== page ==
# What is a BMS

If you have 48.1 V, then that is the sum of 13 cells in series of 3.7 V each. If a cell is charged, you do not want more than 4.2 V per cell, otherwise the cell will be damaged. The charger delivers 13 times 4.2 V, a total of 54.6 V.

If you put the 54.6 V charger directly on the ends of the cell block, then that goes well in principle. However, it is not the case that all cells end up at 4.2 V, some cells will be a little less and some cells will be a little more. The cells that are above 4.2 V are suffering at that time.

It is not wise, but in case of emergency you can recharge cells in this way. Keep measuring between cells and if you measure 4.0 V for example, simply stop charging. Do yourself a favour, charge outside and take care of personal protection, just in case…

With a BMS there are wires between all 3.7 V steps. If there is a higher voltage somewhere, the excess current is sent to a cell with a lower voltage via the wires. BMSs are available in many types, but this is the main task in a bicycle. In addition, the negative main current of the bicycle, from battery to controller, tends to run via the BMS, mainly to prevent the battery of low voltage damage.

# What are the options

There are two common models, with charging wire and without. Additional, it seems possible to use the BMS for charging only. See for example here.

I have two bikes and one BMS malfunctioned before even placing the battery pack, resulting in a destroyed new battery pack of a few hundred dollars because the balance wires sucked out all current. The other BMS failed within a few hours. Those are good reasons to bypass BMSs as much as possible, only using them for charging. A normal engine controller unit will protect against an undercharged state, that seems not to be problem.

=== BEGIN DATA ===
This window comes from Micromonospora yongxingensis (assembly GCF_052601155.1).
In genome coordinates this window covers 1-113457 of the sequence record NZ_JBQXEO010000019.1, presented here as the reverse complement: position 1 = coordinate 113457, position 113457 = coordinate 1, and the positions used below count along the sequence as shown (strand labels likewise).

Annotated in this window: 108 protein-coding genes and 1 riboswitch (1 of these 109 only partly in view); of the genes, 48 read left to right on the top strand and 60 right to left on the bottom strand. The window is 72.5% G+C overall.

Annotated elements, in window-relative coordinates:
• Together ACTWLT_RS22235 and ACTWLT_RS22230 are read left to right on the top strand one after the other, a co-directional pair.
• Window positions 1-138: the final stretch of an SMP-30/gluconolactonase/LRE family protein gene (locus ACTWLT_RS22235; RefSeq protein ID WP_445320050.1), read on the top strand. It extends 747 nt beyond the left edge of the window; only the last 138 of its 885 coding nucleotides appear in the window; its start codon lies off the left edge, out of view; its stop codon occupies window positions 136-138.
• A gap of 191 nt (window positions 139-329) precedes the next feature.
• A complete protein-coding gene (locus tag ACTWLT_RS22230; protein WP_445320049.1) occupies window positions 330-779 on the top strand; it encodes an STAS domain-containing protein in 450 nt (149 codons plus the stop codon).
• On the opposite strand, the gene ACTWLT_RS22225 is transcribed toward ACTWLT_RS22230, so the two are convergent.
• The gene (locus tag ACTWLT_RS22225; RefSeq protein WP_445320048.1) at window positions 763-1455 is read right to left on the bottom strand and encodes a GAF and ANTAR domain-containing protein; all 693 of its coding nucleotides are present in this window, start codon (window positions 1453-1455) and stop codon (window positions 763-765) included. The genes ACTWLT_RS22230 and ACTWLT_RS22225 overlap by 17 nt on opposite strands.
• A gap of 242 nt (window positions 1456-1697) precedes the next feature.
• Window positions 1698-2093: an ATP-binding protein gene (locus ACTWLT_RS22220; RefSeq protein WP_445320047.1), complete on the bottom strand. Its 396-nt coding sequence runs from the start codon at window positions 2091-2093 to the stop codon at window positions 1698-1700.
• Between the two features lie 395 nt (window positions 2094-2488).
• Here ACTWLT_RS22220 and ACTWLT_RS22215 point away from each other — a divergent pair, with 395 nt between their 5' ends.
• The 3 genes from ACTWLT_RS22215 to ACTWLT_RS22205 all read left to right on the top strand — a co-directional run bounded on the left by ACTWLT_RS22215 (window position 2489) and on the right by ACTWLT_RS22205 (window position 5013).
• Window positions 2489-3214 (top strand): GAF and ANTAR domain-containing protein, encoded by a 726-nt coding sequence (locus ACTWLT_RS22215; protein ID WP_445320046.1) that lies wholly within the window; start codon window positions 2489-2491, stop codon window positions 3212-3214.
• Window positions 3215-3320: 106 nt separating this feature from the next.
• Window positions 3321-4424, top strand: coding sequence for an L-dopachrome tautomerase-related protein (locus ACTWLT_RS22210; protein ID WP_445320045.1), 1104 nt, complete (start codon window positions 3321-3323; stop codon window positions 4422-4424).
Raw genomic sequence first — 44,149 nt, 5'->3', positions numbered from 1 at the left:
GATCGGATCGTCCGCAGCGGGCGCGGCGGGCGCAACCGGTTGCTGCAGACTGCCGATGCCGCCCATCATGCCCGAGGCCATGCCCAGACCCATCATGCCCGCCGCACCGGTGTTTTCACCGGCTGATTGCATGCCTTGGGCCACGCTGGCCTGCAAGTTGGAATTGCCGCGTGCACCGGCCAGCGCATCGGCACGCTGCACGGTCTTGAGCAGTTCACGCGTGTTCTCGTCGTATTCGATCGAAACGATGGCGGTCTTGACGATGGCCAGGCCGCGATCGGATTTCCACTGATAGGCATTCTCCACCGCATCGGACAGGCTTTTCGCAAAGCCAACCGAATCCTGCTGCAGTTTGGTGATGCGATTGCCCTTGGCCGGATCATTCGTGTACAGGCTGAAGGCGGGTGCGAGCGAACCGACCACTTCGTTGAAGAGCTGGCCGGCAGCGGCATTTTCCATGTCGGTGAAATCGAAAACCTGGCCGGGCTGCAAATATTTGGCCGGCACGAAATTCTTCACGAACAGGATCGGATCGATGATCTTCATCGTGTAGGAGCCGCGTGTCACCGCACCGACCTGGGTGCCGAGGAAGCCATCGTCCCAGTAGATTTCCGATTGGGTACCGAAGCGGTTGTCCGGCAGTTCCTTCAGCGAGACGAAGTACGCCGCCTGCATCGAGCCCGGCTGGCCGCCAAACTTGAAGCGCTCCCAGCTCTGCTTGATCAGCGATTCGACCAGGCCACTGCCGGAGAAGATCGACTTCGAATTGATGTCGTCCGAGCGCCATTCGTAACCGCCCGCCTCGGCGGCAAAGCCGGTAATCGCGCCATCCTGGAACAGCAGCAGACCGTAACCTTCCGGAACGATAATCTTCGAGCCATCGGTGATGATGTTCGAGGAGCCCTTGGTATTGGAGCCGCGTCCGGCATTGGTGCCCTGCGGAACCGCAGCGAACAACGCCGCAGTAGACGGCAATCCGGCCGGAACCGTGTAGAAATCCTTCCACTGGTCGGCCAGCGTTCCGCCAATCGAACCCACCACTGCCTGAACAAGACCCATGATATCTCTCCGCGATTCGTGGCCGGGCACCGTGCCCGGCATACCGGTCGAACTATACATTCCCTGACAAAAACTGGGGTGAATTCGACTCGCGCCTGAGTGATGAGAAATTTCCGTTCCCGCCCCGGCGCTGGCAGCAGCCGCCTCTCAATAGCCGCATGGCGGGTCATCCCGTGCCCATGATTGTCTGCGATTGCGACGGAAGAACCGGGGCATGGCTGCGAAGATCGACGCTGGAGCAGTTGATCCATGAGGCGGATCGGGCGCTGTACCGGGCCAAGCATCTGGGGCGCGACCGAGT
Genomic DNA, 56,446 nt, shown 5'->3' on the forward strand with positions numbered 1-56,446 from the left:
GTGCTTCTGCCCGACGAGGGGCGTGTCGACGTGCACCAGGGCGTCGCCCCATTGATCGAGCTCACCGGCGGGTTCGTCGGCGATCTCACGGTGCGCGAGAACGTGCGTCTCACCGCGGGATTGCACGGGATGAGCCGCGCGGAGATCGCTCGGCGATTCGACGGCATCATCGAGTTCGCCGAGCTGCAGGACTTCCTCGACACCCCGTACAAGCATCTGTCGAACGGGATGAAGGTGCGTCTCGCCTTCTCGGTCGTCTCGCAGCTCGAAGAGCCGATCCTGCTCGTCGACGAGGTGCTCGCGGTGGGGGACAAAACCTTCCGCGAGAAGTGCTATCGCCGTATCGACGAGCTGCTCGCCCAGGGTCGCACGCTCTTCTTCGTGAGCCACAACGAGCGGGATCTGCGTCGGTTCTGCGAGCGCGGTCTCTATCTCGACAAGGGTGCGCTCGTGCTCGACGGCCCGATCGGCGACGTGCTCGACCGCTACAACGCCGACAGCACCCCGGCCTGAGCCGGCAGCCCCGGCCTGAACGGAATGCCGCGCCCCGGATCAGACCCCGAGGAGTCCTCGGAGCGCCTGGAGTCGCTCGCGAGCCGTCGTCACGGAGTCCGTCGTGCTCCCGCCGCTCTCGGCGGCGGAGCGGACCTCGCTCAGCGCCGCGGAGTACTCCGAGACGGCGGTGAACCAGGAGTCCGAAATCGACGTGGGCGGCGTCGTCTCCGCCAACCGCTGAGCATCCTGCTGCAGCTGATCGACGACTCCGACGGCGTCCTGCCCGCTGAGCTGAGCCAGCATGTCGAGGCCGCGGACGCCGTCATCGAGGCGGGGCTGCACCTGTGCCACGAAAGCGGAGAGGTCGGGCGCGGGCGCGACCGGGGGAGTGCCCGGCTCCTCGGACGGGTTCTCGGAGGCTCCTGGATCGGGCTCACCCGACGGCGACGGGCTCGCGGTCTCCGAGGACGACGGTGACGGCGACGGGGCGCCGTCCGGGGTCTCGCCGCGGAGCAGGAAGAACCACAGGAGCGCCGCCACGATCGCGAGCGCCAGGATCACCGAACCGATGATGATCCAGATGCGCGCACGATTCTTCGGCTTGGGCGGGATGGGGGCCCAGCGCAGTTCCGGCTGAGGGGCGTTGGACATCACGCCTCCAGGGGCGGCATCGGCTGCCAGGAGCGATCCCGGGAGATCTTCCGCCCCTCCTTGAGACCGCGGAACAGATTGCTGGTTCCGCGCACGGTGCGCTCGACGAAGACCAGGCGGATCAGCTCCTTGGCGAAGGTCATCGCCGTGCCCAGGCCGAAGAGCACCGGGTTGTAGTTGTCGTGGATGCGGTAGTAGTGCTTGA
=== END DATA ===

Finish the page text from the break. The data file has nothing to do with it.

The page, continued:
So it boils down to this:

If your BMS works fine, there is no need to make changes. Considering that Voltage balancing is only done during charging, the process of charging can be split in two sub processes: main current charging and balancing. So it is possible to do balancing outside the battery box by using, for example, a 14 pin GX-20 connector set. I haven’t gone so far… yet. It also means that extra checking of Voltages is easier, giving you insights of battery health at the same time.

One of the important points when building your e-bike is modularity. I made the mistake to integrate the BMS with the battery pack. Storing your pack for a longer time means switching the main current off and disconnecting the balance wires by pulling out the JST connector. 14 pin JST connectors aren’t made for regular connect and disconnect cycles. And considering that it is smart to disconnect even for short periods, say a few weeks, it is not a bad idea to go for a proper 14 pin connector, as an alternative to keeping your charger plugged in permanently.